In this trilogy of articles I am highlighting the key features of an appropriate Christian response to the shooting in Christchurch. My first article focused on the victims; my second article focuses on the perpetrator; and my third and final article shall focus on the problem of evil. Overall my concern shall be to show that Christianity provides a map to understanding and preventing human evil and is also able to meet the philosophical challenge presented by its occurrence.
1. The Christian Command to Love One’s Enemies Promotes the Dignity of Persons
In my previous article, I spelled out the Christian teaching on hatred and violence. Jesus taught that we are to love others self-sacrificially and irrespective of their nationality, religion or creed. In fact, we should love even our enemies. This has two implications for a Christian response to the massacre in Christchurch. The first, already discussed, is not controversial. We are to condemn the massacre in the strongest possible terms. The second, which is the subject of the present article, is rather more problematic. We are to show the same self-sacrificial love to the man who carried out the massacre.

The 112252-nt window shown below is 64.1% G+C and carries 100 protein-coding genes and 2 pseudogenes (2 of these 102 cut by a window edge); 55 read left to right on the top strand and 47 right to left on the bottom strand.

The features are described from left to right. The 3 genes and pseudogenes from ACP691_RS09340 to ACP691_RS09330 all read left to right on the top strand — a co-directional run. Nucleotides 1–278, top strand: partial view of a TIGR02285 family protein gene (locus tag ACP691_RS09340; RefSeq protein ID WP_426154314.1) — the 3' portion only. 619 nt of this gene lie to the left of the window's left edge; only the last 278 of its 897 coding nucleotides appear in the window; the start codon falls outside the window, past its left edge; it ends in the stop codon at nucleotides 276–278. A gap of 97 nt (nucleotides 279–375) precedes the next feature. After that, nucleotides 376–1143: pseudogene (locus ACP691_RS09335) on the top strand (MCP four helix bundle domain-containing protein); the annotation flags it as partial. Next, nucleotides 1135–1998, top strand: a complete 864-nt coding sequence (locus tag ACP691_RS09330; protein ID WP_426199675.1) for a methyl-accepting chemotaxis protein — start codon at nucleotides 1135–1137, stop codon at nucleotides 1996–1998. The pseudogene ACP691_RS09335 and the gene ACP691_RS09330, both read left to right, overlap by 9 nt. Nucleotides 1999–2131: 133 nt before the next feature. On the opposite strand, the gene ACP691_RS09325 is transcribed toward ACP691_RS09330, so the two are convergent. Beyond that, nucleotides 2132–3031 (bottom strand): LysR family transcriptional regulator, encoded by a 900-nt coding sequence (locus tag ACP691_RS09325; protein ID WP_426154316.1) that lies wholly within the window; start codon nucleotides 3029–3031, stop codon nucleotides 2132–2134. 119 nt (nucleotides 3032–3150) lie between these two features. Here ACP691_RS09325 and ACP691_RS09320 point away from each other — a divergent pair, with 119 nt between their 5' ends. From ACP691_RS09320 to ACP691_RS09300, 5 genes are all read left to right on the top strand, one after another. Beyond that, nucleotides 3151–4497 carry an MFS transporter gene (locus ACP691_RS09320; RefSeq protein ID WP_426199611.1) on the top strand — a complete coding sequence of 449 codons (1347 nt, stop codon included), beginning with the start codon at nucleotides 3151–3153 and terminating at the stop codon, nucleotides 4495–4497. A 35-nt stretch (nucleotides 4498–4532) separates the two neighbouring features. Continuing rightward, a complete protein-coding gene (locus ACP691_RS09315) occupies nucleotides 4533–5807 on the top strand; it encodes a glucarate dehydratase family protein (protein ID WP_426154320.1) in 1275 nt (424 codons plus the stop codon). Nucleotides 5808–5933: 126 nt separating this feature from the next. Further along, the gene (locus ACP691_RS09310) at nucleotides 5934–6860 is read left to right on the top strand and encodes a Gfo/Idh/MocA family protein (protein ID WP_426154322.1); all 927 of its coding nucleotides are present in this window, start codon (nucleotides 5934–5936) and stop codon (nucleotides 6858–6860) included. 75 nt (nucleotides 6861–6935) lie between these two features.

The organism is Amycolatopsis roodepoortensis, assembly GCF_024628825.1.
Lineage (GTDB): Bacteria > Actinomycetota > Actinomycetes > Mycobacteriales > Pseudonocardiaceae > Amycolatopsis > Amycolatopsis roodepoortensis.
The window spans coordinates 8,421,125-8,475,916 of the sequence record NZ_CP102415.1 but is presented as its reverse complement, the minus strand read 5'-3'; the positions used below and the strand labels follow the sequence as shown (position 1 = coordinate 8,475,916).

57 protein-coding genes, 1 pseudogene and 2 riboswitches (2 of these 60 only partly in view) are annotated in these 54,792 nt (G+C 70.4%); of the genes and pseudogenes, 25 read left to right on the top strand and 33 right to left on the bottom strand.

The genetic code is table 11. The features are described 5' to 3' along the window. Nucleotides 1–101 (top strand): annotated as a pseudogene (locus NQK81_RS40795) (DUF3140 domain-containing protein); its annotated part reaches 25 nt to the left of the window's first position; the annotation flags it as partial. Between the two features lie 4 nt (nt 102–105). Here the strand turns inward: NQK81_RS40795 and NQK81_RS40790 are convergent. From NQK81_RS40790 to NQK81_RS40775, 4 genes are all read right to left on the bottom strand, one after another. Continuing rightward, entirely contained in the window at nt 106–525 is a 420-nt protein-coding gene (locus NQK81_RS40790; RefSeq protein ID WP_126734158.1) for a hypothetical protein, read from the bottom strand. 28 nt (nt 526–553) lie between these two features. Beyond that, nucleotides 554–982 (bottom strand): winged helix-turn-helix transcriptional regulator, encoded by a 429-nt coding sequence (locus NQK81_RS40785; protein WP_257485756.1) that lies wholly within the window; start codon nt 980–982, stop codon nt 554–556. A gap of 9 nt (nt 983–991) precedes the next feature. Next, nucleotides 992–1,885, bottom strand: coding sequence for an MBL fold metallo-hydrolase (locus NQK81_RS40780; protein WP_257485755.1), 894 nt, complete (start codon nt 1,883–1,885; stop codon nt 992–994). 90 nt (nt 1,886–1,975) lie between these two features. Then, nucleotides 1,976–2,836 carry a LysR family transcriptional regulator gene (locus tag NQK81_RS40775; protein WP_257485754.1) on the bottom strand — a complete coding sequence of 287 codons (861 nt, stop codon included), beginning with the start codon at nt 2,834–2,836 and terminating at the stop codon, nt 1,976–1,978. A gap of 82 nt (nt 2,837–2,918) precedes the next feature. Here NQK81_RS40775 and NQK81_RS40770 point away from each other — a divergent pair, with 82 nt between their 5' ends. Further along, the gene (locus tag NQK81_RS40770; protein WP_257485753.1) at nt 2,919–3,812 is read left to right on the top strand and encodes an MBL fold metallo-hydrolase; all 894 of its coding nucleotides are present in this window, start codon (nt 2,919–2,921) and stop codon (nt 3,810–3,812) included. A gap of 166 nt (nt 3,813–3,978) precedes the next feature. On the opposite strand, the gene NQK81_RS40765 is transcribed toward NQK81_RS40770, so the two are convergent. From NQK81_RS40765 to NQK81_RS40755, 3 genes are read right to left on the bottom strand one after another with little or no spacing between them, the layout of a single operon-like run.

On superficial inspection the command to love our enemies would seem psychologically impossible to obey. The generally accepted definition of love is, “an intense feeling of affection for someone or something.” And I would suggest that no morally normative person is capable—nor should be capable—of feeling this for an unrepentant evildoer.
But the difficulty only arises because the English word “love” collapses important distinctions between different kinds of love. In Greek, the language of the New Testament, there are four words for love. Eros signifies the romantic passion of lovers; philia the platonic affection of friends; storge the natural empathy between family members and agape the unconditional love of God for his fallen creature. “The first step to wisdom,” according to a Chinese proverb, “is getting things by their right names.” And this is surely correct. For we see right away that it would indeed be perverse and irrational to love an evildoer in all but one of these ways.
Among other reasons, eros, philia and storge all involve a feeling of warmth and affection for the beloved. But agape, importantly, need not. Thomas Aquinas said that to love with agape it is sufficient that we should “will the good of the other” as God wills the good of his sinful creatures.  Agape is therefore perfectly consistent with recognising and loathing evil in others. We love the evildoer with agape insofar as we have a concern for his welfare. And since it would be as good for the evildoer if he were virtuous, our concern for his welfare includes a wish that he were not evil. At no point need we experience warm feelings for him; we merely wish that he were the sort of person for whom we could experience warm feelings.